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in 1903. Once a fire starts on cut-over lands, with wind and weather favorable to its spread, it is usually impossible to combat it with any success. Where the cut has been heavy and the resulting débris correspondingly large, all the difficulties of fire fighting are proportionately increased. All kinds of waste material left in the woods supply food for the flames, but the leaving of large, unlopped softwood tops on the ground adds enormously to the fury of a brush fire and greatly prolongs the length of time that a slash remains a menace to its own and surrounding areas. These large tops, propped up from the soil by their branches, are very slow to decay and become very dry. A large area in the Zealand Valley was burned over in 1903, eleven years after the last lumbering. This valley, which had been logged for spruce saw logs only, is an example of the great length of time that cut-over land must be specially protected against fire even when a very large proportion of the stand is left after logging.

Fires on cut-over land usually kill all standing timber left, as well as all the young growth. On the steep slopes, where they are particularly likely to spread, owing to the method of clear cutting on such slopes, the destruction of the soil is almost certain. On many slopes the presence of any forest growth whatever is due to the accumulation, through the ages, of a mass of organic matter which held the mineral particles of rock as they were gradually disintegrated, preventing their being washed to the bottom of the slope. The soil that obtains to-day on such areas is very largely organic matter, and when fire-swept, if dry, is so nearly consumed, especially by repeated fires, that the remaining mineral particles are easily washed away until nothing but bare rocks remain. A thousand years will not replace this soil and a growth of trees upon it.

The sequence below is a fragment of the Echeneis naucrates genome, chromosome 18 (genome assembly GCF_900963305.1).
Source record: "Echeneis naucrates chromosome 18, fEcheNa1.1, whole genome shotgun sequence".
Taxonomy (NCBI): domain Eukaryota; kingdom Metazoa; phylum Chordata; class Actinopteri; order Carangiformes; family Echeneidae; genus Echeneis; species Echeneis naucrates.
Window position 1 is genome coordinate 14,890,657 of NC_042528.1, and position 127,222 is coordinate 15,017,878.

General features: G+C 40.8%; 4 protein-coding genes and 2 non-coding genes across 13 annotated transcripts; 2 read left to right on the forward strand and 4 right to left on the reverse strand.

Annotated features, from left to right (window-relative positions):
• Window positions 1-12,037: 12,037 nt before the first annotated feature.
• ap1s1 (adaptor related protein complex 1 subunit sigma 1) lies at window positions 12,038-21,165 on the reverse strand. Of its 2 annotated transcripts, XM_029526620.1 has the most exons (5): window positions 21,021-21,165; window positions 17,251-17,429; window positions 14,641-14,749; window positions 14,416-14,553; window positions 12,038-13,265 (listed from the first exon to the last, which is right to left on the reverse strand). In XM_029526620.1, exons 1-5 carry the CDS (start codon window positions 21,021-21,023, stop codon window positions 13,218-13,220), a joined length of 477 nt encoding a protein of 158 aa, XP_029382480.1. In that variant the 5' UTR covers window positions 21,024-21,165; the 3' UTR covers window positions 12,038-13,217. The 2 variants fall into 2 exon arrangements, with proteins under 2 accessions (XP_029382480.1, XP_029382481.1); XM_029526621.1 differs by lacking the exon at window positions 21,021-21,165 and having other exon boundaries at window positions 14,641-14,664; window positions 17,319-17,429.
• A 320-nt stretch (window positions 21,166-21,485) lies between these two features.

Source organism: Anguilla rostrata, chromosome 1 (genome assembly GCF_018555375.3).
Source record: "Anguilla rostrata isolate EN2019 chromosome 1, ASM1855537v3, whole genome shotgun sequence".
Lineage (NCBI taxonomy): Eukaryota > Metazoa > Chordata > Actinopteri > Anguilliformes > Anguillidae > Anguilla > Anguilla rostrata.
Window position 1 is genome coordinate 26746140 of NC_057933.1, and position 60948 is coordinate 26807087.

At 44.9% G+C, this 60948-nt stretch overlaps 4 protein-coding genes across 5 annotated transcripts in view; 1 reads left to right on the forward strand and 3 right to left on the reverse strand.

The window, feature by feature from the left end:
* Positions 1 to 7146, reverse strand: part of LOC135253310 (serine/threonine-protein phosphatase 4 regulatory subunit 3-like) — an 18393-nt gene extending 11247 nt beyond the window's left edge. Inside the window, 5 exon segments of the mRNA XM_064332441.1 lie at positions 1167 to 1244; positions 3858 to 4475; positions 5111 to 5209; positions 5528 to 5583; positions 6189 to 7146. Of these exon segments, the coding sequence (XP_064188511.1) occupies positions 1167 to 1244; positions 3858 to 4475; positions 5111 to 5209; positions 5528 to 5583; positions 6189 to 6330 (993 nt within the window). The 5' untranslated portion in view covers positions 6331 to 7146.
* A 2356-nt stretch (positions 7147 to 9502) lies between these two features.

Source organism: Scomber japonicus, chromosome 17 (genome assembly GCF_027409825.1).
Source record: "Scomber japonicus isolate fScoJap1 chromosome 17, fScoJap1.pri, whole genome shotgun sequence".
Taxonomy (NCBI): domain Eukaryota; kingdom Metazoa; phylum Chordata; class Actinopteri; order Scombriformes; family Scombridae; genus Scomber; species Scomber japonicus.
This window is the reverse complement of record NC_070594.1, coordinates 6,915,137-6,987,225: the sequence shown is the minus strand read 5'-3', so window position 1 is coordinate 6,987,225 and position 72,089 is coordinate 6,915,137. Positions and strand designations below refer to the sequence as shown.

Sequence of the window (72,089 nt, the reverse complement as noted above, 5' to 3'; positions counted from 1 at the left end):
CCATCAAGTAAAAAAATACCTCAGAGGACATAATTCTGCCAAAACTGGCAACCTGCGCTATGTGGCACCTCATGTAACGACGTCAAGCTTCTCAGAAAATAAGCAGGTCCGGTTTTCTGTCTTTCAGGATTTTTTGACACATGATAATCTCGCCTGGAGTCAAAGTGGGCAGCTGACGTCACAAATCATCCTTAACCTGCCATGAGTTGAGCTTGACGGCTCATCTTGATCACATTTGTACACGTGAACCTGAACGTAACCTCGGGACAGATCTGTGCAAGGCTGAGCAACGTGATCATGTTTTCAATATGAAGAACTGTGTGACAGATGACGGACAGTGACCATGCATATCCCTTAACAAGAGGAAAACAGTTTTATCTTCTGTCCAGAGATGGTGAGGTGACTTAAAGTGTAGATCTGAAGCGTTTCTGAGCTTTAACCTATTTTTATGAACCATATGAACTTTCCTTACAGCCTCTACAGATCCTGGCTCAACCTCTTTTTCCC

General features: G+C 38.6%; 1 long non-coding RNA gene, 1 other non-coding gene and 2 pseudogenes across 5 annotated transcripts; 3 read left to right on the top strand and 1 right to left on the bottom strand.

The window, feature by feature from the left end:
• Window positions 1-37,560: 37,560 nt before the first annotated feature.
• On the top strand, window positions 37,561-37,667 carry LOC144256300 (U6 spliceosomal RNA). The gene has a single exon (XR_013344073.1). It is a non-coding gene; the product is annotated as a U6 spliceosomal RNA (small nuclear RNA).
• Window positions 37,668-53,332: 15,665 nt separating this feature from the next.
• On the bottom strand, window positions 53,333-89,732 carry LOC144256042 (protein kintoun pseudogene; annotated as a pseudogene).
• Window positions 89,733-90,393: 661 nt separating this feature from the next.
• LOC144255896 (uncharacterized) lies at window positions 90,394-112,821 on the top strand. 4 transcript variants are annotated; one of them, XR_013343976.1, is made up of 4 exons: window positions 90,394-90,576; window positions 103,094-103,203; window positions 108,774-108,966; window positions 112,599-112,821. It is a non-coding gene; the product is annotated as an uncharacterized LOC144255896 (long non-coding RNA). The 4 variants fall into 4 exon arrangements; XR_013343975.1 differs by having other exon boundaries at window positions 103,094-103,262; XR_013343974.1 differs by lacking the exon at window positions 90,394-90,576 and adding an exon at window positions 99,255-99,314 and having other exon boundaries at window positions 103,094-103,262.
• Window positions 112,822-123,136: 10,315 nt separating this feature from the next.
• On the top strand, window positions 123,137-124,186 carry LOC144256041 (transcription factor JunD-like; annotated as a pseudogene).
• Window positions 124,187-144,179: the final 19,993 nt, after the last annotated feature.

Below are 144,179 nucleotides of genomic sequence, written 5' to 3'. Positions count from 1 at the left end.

On such areas the water run-off is much more rapid than on uncut or even on cut but unburned areas, as nothing remains to retard or hold the rain water on the slopes. There is little left but bare rocks, and the water runs off very rapidly, causing floods and freshets in the valleys below and extremely low water soon after, owing to the fact that little water is retained on the slopes to be given out later as on forested land.


The White Mountains are visited annually by thousands of people from every State in the Union, and from foreign countries as well. No other section of the country is so accessible to so many of the greater eastern cities. In consequence, it forms a great recreation ground for thousands of people. The very existence of the region as a summer resort depends directly upon the protection of the forest from fire and destructive lumbering, which absolutely destroy the beauty of the landscape. The virgin forest still remaining in the White Mountain region proper is practically confined to two localities-one on the northern slope of the Presidential Range, and the other that in Waterville. Clear cutting of this virgin growth will undoubtedly greatly detract from the value of these localities for summer resorts. The natural beauty of the mountains is enhanced by their forest covering. Without this they are bare and unattractive, and when fires occur after logging the landscape is rendered bleak and desolate.